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Workplace transport: how to avoid fatalities and make your sites safer

In terms of fatal accidents, UK workplaces are far safer than they were. In 2020/21 there were 142 work related deaths (excluding members of the public). 25 of these fatalities were due to being struck by a workplace vehicle.

Workplace transport is also a priority when it comes to enforcement activities from the Health and Safety Executive (HSE) and Local Authorities.

So, if you have moving vehicles in your workplace – this could be in car parks, loading areas, yards, warehouses, etc – what do you need to do to keep employees and visitors safe, and satisfy the HSE?

The first step is to assess the risks from workplace transport:

  • Think about who might be injured by moving vehicle, where and how. You might find it useful to mark out pedestrian and vehicle movements on a site plan, identifying where they interact.
  • Consider those who might be more at risk – new employees and delivery drivers who are less aware of your operations and possible risks. People with disabilities may require special consideration.
  • Ensure you think about less frequent activities, such as waste skip changing, and one-off activities as these might interact with your day-to-day vehicle and pedestrian movements.
  • Then consider if there is more you need to do to reduce risks further.

There are three elements to consider when making your workplace transport safer.

1. Safe Site

  • Can I plan my workplace to make pedestrians safe?
  • Can I have a one-way system and separate routes for pedestrians and vehicles, with crossing points where pedestrians and traffic meet?
  • Are all areas well-lit and are visual signs clear and in line with the highway code?
  • Is the speed limit safe?
  • Can reversing be avoided and if not, how can I make it as safe as possible?
  • Are loading and unloading carried out in safe areas?
  • Can visitors park in a safe area?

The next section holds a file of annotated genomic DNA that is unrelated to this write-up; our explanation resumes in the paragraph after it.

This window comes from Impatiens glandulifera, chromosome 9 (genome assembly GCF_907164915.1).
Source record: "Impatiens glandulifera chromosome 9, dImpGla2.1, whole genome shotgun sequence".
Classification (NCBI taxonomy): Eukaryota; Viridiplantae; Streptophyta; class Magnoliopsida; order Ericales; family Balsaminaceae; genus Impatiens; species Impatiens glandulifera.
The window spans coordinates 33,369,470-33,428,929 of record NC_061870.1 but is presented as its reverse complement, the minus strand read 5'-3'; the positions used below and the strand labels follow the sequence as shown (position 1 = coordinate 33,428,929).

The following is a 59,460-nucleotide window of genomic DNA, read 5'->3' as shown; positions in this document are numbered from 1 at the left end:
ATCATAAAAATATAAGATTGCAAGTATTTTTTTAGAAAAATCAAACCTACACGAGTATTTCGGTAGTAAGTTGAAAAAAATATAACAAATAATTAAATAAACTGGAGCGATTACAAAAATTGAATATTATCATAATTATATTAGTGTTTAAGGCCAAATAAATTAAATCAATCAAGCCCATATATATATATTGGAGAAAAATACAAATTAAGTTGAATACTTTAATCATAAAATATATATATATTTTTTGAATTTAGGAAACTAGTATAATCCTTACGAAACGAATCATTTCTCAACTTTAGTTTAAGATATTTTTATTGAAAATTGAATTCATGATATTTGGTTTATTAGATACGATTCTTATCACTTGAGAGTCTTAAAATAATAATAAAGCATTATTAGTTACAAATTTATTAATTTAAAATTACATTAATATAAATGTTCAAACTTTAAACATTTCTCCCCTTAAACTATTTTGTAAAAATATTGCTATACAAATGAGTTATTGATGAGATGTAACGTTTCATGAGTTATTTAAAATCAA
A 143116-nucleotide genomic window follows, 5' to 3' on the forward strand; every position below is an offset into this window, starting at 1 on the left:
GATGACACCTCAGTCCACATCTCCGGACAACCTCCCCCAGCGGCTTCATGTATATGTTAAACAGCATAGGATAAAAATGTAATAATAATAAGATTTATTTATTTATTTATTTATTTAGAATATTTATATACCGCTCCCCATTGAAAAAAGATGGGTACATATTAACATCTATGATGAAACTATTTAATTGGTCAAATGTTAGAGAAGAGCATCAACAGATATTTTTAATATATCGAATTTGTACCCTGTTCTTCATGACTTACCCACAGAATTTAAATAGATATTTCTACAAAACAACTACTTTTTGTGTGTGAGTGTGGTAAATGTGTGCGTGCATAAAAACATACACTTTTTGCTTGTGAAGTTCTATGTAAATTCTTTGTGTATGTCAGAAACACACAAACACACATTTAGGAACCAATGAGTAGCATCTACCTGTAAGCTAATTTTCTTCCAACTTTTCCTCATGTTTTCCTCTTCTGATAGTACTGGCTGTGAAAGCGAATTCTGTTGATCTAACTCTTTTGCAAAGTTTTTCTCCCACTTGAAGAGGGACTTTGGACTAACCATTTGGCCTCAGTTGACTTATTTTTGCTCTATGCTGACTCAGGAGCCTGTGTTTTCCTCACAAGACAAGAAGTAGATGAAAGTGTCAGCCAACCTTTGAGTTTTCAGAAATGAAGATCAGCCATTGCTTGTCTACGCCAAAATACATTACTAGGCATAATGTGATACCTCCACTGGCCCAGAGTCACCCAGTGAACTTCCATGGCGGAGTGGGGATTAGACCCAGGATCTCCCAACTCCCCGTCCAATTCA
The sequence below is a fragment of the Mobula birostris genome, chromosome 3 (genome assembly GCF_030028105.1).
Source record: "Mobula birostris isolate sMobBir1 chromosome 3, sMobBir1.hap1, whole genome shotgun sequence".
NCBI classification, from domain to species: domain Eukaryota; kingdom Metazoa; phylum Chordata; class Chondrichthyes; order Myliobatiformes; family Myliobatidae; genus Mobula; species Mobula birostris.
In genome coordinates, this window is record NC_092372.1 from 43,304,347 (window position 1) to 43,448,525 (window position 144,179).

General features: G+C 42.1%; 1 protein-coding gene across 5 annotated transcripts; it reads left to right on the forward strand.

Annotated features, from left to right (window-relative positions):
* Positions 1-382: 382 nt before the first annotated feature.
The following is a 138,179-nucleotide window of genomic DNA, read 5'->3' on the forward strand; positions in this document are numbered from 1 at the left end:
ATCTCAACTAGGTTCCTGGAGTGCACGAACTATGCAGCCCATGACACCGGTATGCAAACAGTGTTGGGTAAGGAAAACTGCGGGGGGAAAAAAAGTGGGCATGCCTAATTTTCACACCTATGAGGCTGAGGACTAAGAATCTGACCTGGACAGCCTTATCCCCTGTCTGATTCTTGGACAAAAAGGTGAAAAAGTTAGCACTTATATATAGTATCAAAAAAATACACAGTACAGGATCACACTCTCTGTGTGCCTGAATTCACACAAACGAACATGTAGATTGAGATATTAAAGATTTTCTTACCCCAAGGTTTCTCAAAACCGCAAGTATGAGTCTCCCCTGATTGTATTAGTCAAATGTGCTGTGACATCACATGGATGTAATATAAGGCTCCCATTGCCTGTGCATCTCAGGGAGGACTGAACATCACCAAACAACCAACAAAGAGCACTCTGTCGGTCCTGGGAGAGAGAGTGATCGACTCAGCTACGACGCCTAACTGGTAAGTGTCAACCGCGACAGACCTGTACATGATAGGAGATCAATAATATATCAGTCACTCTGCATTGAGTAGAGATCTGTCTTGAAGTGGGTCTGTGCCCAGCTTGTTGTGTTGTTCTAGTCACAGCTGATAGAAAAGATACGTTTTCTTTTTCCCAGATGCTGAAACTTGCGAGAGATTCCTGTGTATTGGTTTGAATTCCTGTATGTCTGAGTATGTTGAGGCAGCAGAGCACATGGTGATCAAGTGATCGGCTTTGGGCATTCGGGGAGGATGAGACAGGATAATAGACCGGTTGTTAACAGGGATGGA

2. Safe Vehicles

  • Are vehicles fit for the purpose they are used for?
  • How can I ensure vehicles are always maintained and in good repair?
  • Can vehicles be provided with reversing aids such as CCTV?
  • Are roll bars fitted and how can I ensure seat belts are worn?

3. Safe Driver

  • How do I ensure my lift truck drivers are trained correctly?
  • Do I need to re-asses lift truck operators and when should this be done?
  • How do I ensure drivers of other vehicles are trained to a similar standard?
  • What do my managers need to know to be able to supervise transport on my site?

There is also the issue of personal protective equipment, which can be used to supplement other control measures. But remember to choose the correct standards of hi-vis and safety footwear.

“There is always a lot to consider when making site transport safe,” Says Ian Dakin, SML Consultant with nearly 20 years of Health and SAfety experience in Logistics, “and even when you have the physical environment right and the safe systems in place, you need to embed the safety behaviours into your culture.”

This is an area SML have expert knowledge and practical experience in. If you need help risk assessing your workplace transport, or designing safety controls, give us a call.

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